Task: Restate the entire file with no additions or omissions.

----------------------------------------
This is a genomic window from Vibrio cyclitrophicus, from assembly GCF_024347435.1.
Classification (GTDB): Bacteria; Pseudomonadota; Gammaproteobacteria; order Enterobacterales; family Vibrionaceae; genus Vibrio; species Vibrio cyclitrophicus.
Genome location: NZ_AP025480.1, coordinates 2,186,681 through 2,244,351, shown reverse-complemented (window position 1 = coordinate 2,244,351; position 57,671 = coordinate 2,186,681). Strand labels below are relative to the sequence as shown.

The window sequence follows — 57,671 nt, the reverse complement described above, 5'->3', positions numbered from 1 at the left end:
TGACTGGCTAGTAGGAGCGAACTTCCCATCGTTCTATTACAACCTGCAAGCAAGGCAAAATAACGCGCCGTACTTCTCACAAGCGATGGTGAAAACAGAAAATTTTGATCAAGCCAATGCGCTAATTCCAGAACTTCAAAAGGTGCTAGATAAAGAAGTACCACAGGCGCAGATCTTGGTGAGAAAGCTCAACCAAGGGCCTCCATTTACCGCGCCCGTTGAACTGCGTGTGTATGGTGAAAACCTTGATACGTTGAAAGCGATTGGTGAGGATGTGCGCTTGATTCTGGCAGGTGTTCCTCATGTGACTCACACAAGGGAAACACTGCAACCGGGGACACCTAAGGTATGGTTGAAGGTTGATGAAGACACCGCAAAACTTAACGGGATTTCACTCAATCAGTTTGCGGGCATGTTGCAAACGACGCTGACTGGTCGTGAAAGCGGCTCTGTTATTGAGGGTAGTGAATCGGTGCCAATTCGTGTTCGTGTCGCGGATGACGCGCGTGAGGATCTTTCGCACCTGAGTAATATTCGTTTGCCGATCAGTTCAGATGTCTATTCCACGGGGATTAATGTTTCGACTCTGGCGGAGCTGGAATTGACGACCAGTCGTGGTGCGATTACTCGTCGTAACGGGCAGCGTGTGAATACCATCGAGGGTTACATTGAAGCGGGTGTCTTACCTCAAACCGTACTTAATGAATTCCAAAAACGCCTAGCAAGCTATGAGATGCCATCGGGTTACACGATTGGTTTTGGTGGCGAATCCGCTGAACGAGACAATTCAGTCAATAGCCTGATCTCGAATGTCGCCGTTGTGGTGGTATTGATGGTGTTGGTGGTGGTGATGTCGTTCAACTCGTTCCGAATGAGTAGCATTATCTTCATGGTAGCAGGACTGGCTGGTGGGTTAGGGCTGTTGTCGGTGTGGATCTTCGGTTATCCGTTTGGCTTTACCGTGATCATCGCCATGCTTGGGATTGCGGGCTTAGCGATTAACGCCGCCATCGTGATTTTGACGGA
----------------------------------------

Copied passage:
This is a genomic window from Vibrio cyclitrophicus, from assembly GCF_024347435.1.
Classification (GTDB): Bacteria; Pseudomonadota; Gammaproteobacteria; order Enterobacterales; family Vibrionaceae; genus Vibrio; species Vibrio cyclitrophicus.
Genome location: NZ_AP025480.1, coordinates 2,186,681 through 2,244,351, shown reverse-complemented (window position 1 = coordinate 2,244,351; position 57,671 = coordinate 2,186,681). Strand labels below are relative to the sequence as shown.

The window sequence follows — 57,671 nt, the reverse complement described above, 5'->3', positions numbered from 1 at the left end:
TGACTGGCTAGTAGGAGCGAACTTCCCATCGTTCTATTACAACCTGCAAGCAAGGCAAAATAACGCGCCGTACTTCTCACAAGCGATGGTGAAAACAGAAAATTTTGATCAAGCCAATGCGCTAATTCCAGAACTTCAAAAGGTGCTAGATAAAGAAGTACCACAGGCGCAGATCTTGGTGAGAAAGCTCAACCAAGGGCCTCCATTTACCGCGCCCGTTGAACTGCGTGTGTATGGTGAAAACCTTGATACGTTGAAAGCGATTGGTGAGGATGTGCGCTTGATTCTGGCAGGTGTTCCTCATGTGACTCACACAAGGGAAACACTGCAACCGGGGACACCTAAGGTATGGTTGAAGGTTGATGAAGACACCGCAAAACTTAACGGGATTTCACTCAATCAGTTTGCGGGCATGTTGCAAACGACGCTGACTGGTCGTGAAAGCGGCTCTGTTATTGAGGGTAGTGAATCGGTGCCAATTCGTGTTCGTGTCGCGGATGACGCGCGTGAGGATCTTTCGCACCTGAGTAATATTCGTTTGCCGATCAGTTCAGATGTCTATTCCACGGGGATTAATGTTTCGACTCTGGCGGAGCTGGAATTGACGACCAGTCGTGGTGCGATTACTCGTCGTAACGGGCAGCGTGTGAATACCATCGAGGGTTACATTGAAGCGGGTGTCTTACCTCAAACCGTACTTAATGAATTCCAAAAACGCCTAGCAAGCTATGAGATGCCATCGGGTTACACGATTGGTTTTGGTGGCGAATCCGCTGAACGAGACAATTCAGTCAATAGCCTGATCTCGAATGTCGCCGTTGTGGTGGTATTGATGGTGTTGGTGGTGGTGATGTCGTTCAACTCGTTCCGAATGAGTAGCATTATCTTCATGGTAGCAGGACTGGCTGGTGGGTTAGGGCTGTTGTCGGTGTGGATCTTCGGTTATCCGTTTGGCTTTACCGTGATCATCGCCATGCTTGGGATTGCGGGCTTAGCGATTAACGCCGCCATCGTGATTTTGACGGA